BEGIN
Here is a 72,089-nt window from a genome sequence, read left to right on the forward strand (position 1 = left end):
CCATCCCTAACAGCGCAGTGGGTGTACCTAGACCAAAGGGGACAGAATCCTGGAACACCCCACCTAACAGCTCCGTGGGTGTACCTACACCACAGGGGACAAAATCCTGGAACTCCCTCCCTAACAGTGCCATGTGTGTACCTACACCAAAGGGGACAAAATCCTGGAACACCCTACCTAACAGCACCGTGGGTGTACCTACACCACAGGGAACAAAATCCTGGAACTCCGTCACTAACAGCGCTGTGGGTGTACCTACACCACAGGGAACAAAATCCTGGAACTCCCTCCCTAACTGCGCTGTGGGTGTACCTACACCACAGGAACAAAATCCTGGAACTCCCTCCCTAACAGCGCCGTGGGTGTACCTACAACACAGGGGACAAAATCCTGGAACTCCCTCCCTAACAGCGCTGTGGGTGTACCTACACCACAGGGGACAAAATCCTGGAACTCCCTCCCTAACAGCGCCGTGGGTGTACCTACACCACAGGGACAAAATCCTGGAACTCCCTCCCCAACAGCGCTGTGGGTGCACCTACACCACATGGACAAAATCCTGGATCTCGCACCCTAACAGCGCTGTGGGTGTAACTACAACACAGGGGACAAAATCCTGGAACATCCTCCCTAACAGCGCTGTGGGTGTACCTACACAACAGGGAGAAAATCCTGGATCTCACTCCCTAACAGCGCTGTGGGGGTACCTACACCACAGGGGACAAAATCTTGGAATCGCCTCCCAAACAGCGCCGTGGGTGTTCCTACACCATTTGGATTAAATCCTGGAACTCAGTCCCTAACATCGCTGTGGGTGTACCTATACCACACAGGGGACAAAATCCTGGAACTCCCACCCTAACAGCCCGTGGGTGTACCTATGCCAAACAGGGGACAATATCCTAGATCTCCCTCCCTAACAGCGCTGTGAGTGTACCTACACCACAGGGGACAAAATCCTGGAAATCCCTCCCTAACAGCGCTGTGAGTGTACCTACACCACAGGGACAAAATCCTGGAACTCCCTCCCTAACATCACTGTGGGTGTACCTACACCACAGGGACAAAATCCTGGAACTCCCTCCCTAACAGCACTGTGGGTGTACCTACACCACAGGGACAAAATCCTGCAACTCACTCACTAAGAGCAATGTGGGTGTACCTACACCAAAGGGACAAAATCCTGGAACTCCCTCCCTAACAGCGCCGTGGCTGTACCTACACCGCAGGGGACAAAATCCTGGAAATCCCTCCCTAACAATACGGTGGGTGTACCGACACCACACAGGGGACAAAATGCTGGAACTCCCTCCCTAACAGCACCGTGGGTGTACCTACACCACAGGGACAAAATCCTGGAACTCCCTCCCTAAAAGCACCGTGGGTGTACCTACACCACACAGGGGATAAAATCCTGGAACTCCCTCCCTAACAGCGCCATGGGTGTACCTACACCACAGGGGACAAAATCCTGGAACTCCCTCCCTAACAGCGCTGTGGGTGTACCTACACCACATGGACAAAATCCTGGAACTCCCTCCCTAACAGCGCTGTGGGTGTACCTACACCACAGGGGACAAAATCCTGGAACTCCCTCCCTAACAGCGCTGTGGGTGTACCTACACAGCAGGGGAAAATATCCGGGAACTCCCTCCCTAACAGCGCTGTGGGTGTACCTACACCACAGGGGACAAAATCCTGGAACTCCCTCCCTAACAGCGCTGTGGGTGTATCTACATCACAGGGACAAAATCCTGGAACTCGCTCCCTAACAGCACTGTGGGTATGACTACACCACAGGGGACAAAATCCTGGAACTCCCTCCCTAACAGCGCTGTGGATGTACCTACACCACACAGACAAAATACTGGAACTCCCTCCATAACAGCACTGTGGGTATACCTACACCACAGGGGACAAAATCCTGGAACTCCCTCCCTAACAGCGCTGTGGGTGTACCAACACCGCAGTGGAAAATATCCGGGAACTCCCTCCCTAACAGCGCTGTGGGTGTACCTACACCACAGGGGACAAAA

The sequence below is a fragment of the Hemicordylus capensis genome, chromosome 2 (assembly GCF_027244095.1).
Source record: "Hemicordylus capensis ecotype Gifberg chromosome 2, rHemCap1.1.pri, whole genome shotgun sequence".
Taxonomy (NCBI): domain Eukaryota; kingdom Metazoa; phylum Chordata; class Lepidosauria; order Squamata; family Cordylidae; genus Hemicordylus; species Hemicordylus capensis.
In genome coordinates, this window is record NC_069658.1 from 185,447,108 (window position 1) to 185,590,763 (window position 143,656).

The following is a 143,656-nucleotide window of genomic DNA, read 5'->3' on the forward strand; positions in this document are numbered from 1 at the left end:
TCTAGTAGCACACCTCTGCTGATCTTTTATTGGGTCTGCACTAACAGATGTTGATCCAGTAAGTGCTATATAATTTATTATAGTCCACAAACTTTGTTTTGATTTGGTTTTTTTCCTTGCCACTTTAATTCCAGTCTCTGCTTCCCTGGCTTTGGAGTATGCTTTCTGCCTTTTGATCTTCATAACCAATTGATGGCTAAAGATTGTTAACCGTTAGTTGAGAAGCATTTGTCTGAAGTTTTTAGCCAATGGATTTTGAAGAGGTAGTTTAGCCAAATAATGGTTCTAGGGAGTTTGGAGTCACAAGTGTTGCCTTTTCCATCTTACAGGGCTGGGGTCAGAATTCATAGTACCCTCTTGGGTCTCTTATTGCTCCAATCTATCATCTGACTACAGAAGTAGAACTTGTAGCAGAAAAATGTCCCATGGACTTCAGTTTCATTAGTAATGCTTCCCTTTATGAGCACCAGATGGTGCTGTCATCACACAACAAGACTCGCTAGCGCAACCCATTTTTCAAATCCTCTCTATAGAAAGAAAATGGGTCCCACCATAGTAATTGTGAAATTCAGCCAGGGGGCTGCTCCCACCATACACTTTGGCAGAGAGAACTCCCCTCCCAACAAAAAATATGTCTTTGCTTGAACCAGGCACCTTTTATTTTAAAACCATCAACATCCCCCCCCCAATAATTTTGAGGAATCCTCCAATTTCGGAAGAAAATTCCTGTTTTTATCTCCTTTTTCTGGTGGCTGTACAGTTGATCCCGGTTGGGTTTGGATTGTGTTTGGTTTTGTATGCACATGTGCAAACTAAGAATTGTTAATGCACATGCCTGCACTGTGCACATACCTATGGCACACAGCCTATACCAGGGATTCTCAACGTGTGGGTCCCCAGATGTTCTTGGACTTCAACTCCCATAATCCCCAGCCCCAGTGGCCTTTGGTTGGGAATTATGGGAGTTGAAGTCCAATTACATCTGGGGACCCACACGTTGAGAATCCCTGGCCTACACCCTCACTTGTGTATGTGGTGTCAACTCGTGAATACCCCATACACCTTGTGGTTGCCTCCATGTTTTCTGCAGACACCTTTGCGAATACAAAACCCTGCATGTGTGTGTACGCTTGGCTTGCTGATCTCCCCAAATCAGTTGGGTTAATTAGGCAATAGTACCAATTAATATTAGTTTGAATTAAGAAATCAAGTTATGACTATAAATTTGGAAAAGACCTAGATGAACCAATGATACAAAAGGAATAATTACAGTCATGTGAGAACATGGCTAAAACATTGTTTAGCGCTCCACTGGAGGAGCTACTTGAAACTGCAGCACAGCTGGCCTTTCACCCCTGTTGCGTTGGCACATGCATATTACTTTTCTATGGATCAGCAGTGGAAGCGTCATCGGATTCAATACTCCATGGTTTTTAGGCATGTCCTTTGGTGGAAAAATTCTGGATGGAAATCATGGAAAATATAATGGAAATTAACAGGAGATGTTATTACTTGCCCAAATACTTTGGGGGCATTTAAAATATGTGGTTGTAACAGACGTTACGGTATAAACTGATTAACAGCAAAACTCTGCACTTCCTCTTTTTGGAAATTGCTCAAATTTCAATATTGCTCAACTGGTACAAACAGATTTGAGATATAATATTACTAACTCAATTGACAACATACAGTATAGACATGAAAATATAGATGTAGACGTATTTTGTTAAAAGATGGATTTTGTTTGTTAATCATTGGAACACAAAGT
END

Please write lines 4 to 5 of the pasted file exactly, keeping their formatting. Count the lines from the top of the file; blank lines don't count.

Source record: "Hemicordylus capensis ecotype Gifberg chromosome 2, rHemCap1.1.pri, whole genome shotgun sequence".
Taxonomy (NCBI): domain Eukaryota; kingdom Metazoa; phylum Chordata; class Lepidosauria; order Squamata; family Cordylidae; genus Hemicordylus; species Hemicordylus capensis.